Invited by Danielle Arnaud, Jordan Kaplan and Philip Norman to be in this group exhibition at the Museum of Garden History, each artist selected was asked to choose a garden and team up with a Head Gardener of a particular type of garden (i.e. National Trust, allotment or park) to develop an idea relative to place.
Choosing Packwood House, a National Trust property near Solihull, Boggon devised a video narrative that focussed on the famous topiary yews at Packwood. It investigated the symbolism of the yew tree and the legend that the seventeenth century yew tree garden is said to represent The Sermon on the Mount.
The film created depicts a small Yew tree uprooting itself and straying from the path of its elders in search of the unknown. Recreating a journey through meadows, bluebell woods, and the remaining structured garden with its mingled flowerbeds and array of colours, this journey is about naivety, curiosity, wonder and growth and ultimately about a sense of belonging. The film is set to music by Handel, which acknowledges the era of the house.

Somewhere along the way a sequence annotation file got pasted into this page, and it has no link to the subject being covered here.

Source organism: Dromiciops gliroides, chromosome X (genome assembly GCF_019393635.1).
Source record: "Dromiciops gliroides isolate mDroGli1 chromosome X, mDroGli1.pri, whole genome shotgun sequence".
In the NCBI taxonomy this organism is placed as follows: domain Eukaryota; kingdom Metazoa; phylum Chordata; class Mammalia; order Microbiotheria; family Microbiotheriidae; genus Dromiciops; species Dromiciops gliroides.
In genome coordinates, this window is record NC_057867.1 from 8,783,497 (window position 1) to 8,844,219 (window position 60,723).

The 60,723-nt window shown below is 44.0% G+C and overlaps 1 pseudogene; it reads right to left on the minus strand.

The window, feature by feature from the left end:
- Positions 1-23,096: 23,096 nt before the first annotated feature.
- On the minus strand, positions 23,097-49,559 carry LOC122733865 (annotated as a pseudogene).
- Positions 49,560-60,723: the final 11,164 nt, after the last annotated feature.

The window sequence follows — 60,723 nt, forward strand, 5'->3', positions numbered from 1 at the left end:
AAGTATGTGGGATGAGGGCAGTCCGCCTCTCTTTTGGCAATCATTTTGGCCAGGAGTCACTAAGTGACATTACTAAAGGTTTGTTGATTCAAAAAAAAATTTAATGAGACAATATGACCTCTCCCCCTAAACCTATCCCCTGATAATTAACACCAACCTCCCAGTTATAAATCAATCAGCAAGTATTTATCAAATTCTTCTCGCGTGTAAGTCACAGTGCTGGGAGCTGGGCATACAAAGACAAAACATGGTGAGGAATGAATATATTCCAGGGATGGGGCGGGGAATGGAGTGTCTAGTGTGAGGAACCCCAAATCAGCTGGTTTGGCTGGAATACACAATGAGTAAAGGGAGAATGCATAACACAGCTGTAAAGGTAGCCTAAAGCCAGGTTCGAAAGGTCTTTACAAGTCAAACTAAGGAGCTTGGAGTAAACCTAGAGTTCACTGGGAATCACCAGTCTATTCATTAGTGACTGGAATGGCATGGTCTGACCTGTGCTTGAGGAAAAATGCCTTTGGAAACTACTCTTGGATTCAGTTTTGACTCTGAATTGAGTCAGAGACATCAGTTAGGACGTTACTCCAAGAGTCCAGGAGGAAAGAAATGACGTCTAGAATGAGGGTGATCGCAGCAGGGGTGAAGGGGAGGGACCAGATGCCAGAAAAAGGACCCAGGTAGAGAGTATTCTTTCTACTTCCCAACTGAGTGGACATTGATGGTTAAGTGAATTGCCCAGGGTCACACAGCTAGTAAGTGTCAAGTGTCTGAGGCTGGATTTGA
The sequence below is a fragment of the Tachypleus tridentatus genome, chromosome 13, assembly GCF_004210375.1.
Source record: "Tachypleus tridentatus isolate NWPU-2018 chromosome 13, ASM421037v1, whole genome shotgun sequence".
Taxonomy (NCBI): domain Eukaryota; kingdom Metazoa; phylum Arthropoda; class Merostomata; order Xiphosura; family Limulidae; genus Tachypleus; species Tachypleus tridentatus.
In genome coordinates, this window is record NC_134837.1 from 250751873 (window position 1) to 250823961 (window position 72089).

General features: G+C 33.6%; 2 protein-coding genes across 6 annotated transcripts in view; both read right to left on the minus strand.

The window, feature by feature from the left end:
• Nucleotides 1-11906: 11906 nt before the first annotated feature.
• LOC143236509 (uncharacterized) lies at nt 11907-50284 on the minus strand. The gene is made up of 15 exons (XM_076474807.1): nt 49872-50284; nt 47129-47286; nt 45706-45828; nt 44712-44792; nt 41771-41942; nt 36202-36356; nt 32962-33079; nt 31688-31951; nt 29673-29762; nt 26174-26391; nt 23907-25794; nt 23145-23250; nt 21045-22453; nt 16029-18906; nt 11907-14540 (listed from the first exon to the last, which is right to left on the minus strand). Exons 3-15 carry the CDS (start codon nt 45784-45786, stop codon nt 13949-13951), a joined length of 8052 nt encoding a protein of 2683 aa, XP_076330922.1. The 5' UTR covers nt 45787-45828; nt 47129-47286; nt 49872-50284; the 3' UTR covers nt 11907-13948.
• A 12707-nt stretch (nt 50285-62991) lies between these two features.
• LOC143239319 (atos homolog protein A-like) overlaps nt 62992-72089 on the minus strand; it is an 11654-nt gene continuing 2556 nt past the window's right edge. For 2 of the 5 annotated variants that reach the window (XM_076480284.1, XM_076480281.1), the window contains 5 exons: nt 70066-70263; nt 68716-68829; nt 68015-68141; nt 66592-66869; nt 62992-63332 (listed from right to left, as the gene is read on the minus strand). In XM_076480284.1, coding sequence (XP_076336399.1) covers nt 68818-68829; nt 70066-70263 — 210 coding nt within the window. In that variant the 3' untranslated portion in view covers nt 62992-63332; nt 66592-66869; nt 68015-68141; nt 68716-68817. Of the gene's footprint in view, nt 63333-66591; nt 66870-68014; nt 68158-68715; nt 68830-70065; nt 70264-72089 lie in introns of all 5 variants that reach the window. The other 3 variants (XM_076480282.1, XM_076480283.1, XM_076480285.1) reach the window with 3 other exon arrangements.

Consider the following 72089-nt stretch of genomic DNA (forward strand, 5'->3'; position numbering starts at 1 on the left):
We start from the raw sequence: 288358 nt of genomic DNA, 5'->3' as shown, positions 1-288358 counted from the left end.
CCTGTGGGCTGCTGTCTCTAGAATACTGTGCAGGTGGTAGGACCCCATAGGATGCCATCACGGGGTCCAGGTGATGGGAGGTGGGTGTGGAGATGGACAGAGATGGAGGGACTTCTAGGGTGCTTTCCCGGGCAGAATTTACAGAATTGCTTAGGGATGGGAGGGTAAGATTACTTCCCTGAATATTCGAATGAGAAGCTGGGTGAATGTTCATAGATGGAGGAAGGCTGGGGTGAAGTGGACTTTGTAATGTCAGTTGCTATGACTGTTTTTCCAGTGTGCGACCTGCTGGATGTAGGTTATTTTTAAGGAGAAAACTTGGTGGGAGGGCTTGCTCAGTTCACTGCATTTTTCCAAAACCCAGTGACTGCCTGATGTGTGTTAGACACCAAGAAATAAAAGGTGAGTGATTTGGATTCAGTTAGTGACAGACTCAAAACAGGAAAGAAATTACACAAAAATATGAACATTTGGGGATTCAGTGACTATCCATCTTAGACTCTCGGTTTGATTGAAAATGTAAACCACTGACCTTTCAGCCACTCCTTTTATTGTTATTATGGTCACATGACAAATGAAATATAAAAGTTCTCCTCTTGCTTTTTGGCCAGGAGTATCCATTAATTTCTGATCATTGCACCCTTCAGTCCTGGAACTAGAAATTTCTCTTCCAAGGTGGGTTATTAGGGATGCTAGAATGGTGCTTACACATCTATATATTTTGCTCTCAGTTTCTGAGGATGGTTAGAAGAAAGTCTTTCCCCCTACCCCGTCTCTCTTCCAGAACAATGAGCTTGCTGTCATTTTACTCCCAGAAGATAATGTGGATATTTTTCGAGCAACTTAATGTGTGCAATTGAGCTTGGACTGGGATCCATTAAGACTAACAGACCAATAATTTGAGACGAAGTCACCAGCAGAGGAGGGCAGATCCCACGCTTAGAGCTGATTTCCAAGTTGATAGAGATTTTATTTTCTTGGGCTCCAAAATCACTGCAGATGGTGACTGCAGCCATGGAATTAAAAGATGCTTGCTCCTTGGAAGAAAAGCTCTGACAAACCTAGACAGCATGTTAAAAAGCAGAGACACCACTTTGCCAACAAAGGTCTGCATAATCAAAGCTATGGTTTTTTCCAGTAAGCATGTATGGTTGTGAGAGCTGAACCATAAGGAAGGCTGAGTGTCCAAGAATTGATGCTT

Research included several site visits, including an informal tour with Michael Evans, the Head Gardener. It also included research in to plants and trees, particulary the yew tree. Information was collated over a nine-month period, including historical facts about the garden and the house and a photographic record of the garden over the months.
|Type of Research:||Art/Design Item|
|Your affiliations with UAL:||Other Affiliations > RAE 2008|
Colleges > Wimbledon College of Art
|Date:||01 July 2004|
|Locations / Venues:|
|Deposited By:||INVALID USER|
|Deposited On:||27 Nov 2009 20:49|
|Last Modified:||11 Aug 2010 15:26|